A new Freedom of Information request has revealed that British women have been affected disproportionately compared against men by new minimum income rules for spouse and partner applications. There has been a 20% drop in the female-sponsored proportion of applications made, which suggests that women have been disproportionately put off applying for spouses to join them under the new regime. Of the applications that were made there has then been a further 23% drop in the female-sponsored proportion of successful applications in which a visa was subsequently issued.
The new rules were brought into force on 9 July 2012. The minimum income requirement for spouses and partners was increased dramatically to a hard threshold of at least £18,600, which has to be earned by the British-based spouse. Income from the foreign spouse was excluded for the first time and strict documentary and procedural requirements were also introduced, making it hard for the self-employed or even those with considerable personal wealth to succeed. Previously a lower and more flexible threshold of a minimum income equivalent to at least welfare benefit levels and without recourse to public funds was required, and the source of the income was not specified; income could be from either spouse or partner or even from family and friends. Family life campaigners and immigration lawyers warned that women would be disproportionately affected by the rule change because women on average continue to experience lower incomes than men. These predictions have, unfortunately, proven accurate.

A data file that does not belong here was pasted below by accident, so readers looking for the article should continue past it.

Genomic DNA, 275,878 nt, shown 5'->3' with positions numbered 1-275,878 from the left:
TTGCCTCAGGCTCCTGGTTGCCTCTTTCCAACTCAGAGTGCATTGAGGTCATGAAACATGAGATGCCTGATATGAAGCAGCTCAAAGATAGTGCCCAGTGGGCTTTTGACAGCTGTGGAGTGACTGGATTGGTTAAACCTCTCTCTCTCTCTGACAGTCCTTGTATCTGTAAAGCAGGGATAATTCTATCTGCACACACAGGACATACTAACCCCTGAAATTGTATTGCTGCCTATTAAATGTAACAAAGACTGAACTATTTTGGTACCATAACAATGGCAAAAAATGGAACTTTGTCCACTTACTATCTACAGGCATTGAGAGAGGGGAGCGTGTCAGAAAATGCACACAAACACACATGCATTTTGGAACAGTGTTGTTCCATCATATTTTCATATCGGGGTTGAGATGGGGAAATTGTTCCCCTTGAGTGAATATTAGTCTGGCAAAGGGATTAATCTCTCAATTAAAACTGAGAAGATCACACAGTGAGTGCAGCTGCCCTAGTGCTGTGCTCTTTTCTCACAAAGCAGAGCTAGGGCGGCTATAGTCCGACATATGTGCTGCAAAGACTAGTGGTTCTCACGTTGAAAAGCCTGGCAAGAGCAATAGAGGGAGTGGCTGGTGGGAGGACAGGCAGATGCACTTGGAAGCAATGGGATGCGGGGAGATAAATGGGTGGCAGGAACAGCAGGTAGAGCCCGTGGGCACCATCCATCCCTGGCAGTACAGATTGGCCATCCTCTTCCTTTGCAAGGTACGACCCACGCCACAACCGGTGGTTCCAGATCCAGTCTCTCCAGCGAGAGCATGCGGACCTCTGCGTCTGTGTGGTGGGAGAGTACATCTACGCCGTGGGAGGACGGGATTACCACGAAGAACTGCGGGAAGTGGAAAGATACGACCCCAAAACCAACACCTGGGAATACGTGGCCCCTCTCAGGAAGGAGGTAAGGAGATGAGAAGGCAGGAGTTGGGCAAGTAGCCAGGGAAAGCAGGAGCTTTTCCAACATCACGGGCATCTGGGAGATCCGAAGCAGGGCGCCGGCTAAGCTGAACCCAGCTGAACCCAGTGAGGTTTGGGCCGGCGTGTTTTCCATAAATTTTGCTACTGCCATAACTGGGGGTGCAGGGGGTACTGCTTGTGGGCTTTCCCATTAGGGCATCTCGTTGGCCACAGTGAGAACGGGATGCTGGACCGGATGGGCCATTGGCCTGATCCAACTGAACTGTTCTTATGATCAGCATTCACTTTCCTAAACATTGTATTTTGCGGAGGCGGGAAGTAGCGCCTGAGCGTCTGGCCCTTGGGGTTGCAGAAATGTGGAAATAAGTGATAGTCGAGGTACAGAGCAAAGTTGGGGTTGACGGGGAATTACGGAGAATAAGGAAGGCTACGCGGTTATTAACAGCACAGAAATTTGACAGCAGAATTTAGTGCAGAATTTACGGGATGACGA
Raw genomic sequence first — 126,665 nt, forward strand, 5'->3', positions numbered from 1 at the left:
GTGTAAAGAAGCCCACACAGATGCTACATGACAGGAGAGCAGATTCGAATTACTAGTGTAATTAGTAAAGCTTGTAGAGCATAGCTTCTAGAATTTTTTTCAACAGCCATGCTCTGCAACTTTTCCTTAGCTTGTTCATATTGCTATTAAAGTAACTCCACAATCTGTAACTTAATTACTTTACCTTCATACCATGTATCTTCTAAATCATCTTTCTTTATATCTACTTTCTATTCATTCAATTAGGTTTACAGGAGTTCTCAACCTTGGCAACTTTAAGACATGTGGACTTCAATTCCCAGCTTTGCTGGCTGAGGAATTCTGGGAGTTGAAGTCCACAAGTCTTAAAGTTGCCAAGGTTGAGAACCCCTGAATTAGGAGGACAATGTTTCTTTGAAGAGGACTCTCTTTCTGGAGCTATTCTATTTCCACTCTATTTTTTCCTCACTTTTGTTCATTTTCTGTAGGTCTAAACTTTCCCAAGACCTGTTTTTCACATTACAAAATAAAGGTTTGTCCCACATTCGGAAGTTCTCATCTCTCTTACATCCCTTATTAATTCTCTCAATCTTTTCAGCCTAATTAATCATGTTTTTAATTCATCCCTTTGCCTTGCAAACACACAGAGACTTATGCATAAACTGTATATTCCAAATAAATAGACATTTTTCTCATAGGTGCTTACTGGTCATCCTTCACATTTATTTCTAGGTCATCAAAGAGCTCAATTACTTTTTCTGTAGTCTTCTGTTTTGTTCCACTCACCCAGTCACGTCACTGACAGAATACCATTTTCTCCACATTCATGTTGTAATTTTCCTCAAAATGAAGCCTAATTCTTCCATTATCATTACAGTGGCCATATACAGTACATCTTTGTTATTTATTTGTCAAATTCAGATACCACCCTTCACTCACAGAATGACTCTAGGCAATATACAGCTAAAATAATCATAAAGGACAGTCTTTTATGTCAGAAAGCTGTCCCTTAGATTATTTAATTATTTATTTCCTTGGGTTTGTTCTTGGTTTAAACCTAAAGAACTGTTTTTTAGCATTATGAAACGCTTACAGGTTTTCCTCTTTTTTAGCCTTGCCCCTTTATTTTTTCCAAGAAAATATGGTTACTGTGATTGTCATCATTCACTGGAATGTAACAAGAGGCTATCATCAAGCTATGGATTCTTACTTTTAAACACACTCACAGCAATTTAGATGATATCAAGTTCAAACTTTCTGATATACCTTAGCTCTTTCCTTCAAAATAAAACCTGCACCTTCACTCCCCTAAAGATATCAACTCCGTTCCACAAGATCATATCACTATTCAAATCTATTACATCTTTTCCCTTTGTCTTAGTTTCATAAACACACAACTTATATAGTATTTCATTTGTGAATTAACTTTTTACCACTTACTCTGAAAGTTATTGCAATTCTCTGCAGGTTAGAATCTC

Even before 9 July 2012 applications made with a female sponsoring a male were in the minority at 32.3% of the total. The 9 July 2012 changes have exaggerated that disparity and the percentage has decreased to 25.2%, a 20% change.
Before the rule change 31% of visas issued were issued in female sponsored applications. After the rule change that proportion dropped to 24%, a 23% change.
The proportion of visa refusals of female-sponsored applications also dropped, an initially surprising outcome given the effect on visas issued. The drop in the number of female-sponsored applications complicates the significance of this statistic, though.
Information on the number and gender of applicants and the number of grants and refusals of spouse visas for the six months before and after the immigration rule changes on 9 July 2012 were provided in the Freedom of Information request. The information included spouses and civil partners, but the number of civil partnership visas issued is understood to be very low indeed. It is therefore assumed for the purposes of this blog post that where the applicant or the person granted or refused the visa was male, the sponsor based in the UK was female. A simple spreadsheet showing the basic calculations on which this blog post is based is available here.